Gupta, whose family sat in the rows behind him, remained impassive throughout the court session.

But Assistant U.S. Attorney Richard Tarlowe, who prosecuted the case with Reed Brodsky, said Gupta’s “fall from grace” should cut the other way, because Gupta was “in such an extraordinary position of trust” that his conduct was all the more “shocking and remarkable.”

Rajaratnam was convicted in 2011 by a jury that heard 45 tape-recorded conversations, including one on Oct. 23, 2008, in which he could be heard telling a Galleon employee, “I heard yesterday from someone who’s on the board of Goldman Sachs that they are gonna lose $2 a share. The Street has them making $2.50.”

Rajaratnam dumped his entire stake in Goldman at the opening of trading on Oct. 24, selling 150,000 shares and avoiding over $3 million in losses when the share price dropped.

That same tape recording was played at Gupta’s trial, where the jury was given phone records showing that Gupta had called Rajaratnam on Oct. 23, the day before Galleon sold off Goldman shares

The jury also saw evidence of the Sept. 23, 2008 phone records following the good news about Warren Buffett and the almost immediate call to Rajaratnam.

Gupta was also convicted with the help of two government cooperators who have pleaded guilty, former Galleon trader Michael Cardillo, who shorted Procter & Gamble stock based on an alleged tip from Gupta, and Anil Kumar, a former director of McKinsey & Co.

Attorneys for Rajaratnam are scheduled to appear before the U.S. Court of Appeals for the Second Circuit this morning and argue his convictions should be vacated and that the government improperly obtained permission to wiretap his conversations, an investigatory technique once typically reserved for drug and organized crime cases.

One argument that Rajaratnam will make, as well as Gupta when it comes time for his appeal, is that then-Southern District Judge Gerard Lynch (See Profile) was not told about a parallel Securities and Exchange Commission probe into Rajaratnam’s activities when Lynch signed off on the warrant authorizing the wiretapping. Therefore, the argument proceeds, Lynch was not able to discern whether there was a less intrusive means of obtaining the information about Rajaratnam.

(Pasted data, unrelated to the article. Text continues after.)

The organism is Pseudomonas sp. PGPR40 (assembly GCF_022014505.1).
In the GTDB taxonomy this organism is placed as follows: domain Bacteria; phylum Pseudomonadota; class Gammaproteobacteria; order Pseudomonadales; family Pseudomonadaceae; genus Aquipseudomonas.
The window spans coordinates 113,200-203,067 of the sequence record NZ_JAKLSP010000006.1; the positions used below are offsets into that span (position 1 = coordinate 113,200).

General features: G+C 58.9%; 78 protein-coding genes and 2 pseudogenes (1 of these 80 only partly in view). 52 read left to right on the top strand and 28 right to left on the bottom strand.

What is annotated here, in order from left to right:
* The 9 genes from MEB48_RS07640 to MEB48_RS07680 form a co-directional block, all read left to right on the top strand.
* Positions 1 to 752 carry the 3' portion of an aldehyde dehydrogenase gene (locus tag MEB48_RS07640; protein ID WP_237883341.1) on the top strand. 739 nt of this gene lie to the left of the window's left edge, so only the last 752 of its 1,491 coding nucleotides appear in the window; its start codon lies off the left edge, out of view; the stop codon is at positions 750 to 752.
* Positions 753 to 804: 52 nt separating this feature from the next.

Hotly contested at trial, as well as at sentencing, was whether Gupta benefited financially from the tips.

At trial, Naftalis said his client did not make “one penny” from the trades, but the government insisted that Gupta earned compensation in a number of ways from his relationship with Rajaratnam.

But in his sentencing memorandum, Tarlowe noted that Gupta invested $10 million to obtain a 20 percent stake in a Rajaratnam controlled investment fund, served as founding partners with Rajaratnam in the private equity fund New Silk Route in 2006 and served as a board member of Galleon International, believing “he was going to receive a portion of the fund’s performance fees.”

Tarlowe estimated the gain from Gupta’s offenses as between $7 million and $20 million and a guidelines range of between eight years, one month to 10 years, one month in prison.

David Frankel of Kramer Levin, who also represented Gupta, argued that the government’s calculation of gain was way off, but the amount of gain or loss avoided had no impact on the judge, who repeatedly expressed his distaste for the guidelines that are ostensibly meant to promote uniformity in sentencing but end up creating “irrational” results.

Rakoff said there was no reason to believe Gupta would commit a crime again and that the focus was on general deterrence and fashioning an appropriate sentence.

And while he said Gupta’s crimes went to the heart of one of the country’s greatest strengths—the integrity of the markets—two years in prison was sufficient to send a message.